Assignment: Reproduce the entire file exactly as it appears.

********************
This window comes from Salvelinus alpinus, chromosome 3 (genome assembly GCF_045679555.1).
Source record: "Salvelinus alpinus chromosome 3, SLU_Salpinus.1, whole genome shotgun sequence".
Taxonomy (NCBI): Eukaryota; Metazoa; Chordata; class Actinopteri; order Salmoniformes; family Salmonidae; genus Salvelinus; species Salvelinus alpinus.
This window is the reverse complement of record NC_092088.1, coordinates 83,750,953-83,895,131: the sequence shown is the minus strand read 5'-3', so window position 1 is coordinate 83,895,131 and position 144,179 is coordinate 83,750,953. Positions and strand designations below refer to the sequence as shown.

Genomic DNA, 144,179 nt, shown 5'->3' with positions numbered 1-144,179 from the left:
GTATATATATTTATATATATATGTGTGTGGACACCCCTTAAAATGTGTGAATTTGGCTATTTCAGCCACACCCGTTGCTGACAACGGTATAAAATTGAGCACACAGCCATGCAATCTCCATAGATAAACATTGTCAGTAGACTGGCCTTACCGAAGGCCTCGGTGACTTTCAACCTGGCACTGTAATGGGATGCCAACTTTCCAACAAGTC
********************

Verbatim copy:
This window comes from Salvelinus alpinus, chromosome 3 (genome assembly GCF_045679555.1).
Source record: "Salvelinus alpinus chromosome 3, SLU_Salpinus.1, whole genome shotgun sequence".
Taxonomy (NCBI): Eukaryota; Metazoa; Chordata; class Actinopteri; order Salmoniformes; family Salmonidae; genus Salvelinus; species Salvelinus alpinus.
This window is the reverse complement of record NC_092088.1, coordinates 83,750,953-83,895,131: the sequence shown is the minus strand read 5'-3', so window position 1 is coordinate 83,895,131 and position 144,179 is coordinate 83,750,953. Positions and strand designations below refer to the sequence as shown.

Genomic DNA, 144,179 nt, shown 5'->3' with positions numbered 1-144,179 from the left:
GTATATATATTTATATATATATGTGTGTGGACACCCCTTAAAATGTGTGAATTTGGCTATTTCAGCCACACCCGTTGCTGACAACGGTATAAAATTGAGCACACAGCCATGCAATCTCCATAGATAAACATTGTCAGTAGACTGGCCTTACCGAAGGCCTCGGTGACTTTCAACCTGGCACTGTAATGGGATGCCAACTTTCCAACAAGTC